High-Intensity Exercise Preconditioning Prevents Downregulation of eNOS Expression in the Aorta Following Doxorubicin Treatment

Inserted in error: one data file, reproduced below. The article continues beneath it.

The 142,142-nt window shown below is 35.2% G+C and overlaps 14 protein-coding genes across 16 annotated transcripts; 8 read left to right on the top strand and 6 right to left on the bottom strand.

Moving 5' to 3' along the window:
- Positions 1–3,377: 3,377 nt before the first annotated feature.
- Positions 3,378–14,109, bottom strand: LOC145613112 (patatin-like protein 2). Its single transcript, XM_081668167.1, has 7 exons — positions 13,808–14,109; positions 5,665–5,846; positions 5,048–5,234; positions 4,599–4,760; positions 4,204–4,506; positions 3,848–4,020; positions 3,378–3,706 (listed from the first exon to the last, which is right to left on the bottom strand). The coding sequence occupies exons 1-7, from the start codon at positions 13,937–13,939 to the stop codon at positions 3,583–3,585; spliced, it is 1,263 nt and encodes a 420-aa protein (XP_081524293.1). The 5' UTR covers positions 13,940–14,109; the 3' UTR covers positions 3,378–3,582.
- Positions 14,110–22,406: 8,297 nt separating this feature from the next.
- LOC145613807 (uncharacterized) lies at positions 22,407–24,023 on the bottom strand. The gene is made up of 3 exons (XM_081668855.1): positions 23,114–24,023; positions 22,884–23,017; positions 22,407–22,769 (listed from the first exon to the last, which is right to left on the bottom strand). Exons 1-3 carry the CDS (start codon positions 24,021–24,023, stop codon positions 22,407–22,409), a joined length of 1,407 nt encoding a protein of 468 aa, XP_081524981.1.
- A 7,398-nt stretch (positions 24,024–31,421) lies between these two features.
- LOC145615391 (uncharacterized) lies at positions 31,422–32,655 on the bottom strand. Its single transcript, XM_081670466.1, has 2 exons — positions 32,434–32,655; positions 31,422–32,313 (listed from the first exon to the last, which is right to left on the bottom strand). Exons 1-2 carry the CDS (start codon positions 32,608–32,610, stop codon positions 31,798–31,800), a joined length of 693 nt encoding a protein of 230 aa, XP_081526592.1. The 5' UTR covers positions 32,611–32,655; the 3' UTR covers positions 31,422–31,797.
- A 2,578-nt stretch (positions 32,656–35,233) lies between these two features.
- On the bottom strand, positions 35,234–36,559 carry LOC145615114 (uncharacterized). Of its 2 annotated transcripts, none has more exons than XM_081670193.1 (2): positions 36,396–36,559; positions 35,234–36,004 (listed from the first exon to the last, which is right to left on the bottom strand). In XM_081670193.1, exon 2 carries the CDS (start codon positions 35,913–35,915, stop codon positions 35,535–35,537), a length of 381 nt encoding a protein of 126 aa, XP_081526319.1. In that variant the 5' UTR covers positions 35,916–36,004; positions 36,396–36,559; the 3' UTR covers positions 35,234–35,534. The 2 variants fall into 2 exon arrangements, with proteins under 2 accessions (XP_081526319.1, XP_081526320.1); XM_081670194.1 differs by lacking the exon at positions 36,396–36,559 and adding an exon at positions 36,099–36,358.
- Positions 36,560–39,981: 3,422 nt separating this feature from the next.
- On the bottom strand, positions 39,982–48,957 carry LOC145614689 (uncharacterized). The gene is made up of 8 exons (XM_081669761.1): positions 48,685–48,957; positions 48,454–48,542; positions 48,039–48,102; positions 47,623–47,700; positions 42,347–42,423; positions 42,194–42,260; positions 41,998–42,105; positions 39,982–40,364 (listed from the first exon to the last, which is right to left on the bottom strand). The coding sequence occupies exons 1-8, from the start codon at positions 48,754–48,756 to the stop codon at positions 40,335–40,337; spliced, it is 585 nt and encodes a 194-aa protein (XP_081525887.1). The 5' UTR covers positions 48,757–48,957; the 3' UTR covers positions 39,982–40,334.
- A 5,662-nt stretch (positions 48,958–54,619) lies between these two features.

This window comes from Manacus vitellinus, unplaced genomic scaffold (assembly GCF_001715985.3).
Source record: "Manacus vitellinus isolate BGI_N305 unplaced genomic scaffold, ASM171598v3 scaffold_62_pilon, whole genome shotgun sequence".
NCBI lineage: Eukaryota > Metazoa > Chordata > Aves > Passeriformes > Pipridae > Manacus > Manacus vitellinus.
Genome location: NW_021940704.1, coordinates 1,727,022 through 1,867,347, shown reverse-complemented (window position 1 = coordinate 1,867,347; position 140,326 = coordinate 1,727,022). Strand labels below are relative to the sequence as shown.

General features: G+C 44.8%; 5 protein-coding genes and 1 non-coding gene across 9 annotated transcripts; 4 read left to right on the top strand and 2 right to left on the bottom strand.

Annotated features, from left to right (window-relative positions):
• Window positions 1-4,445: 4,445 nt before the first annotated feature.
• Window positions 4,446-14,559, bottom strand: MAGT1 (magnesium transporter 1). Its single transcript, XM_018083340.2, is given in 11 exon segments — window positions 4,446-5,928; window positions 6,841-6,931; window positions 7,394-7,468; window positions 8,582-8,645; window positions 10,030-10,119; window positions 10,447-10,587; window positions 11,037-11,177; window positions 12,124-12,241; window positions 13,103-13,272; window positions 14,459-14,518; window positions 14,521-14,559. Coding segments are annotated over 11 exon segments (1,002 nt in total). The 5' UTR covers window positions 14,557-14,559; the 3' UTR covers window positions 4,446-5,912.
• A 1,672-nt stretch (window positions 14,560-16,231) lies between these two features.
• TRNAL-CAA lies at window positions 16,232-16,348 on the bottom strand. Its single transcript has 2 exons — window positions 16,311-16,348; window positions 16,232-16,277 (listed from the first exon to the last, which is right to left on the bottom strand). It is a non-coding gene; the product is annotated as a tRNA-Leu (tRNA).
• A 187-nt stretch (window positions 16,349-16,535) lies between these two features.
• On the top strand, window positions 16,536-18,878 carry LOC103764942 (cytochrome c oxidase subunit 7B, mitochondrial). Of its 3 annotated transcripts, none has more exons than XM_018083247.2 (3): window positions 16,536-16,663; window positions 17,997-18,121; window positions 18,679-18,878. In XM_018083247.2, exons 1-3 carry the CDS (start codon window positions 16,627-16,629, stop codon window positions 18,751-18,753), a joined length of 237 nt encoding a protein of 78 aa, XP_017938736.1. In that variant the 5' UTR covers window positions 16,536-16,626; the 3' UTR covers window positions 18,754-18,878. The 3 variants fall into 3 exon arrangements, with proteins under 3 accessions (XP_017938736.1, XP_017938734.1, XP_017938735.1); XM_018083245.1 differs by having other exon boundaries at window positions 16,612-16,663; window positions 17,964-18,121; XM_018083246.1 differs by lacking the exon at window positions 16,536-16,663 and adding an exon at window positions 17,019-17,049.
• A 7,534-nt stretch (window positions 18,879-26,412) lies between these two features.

The anthracycline drug Doxorubicin (DOX) is a highly effective treatment for breast cancer, but its clinical utility is limited by dose-dependent cardiovascular toxicity. The toxic effects are partly attributed to DOX-induced generation of reactive oxygen species, which may impair nitric oxide-mediated vasodilation. Exercise training activates antioxidant defense mechanisms and is thus hypothesized to counteract oxidative stress when initiated prior to DOX administration. Adult 8-week old, ovariectomized female Sprague-Dawley rats were divided into 4 groups: sedentary + vehicle (Sed+Veh); Sed+DOX; exercise + veh (Ex+Veh); and Ex+DOX. Rats in the exercise groups were preconditioned with high intensity interval training consisting of 4x4 minute bouts of exercise at 85-95% of VO2peak separated by 2 minutes of active recovery performed 5 days per week. Exercise was implemented one week prior to the first injection and continued throughout the study. Animals received either DOX (4mg/kg) or veh (saline) intraperitoneal injections bi-weekly for a cumulative dose of 12 mg/kg per animal. Five days following the final injection, animals were anesthetized with isoflurane, decapitated and aortas and perivascular adipose tissue (PVAT) were removed for western blot analyses. No significant differences in aortic protein expression were detected for inducible nitric oxide synthase (iNOS) or the upstream activator of endothelial nitric oxide synthase (eNOS), Akt, across groups (p>0.05), whereas eNOS protein expression was significantly downregulated in Sed+DOX (p=0.003). In contrast, eNOS expression was not altered in Ex+DOX treated animals. Protein expression of iNOS in PVAT was upregulated with exercise in the DOX-treated groups (p=0.039). These findings suggest that exercise preconditioning may help mitigate vascular effects of DOX by preventing downregulation of eNOS in the aorta.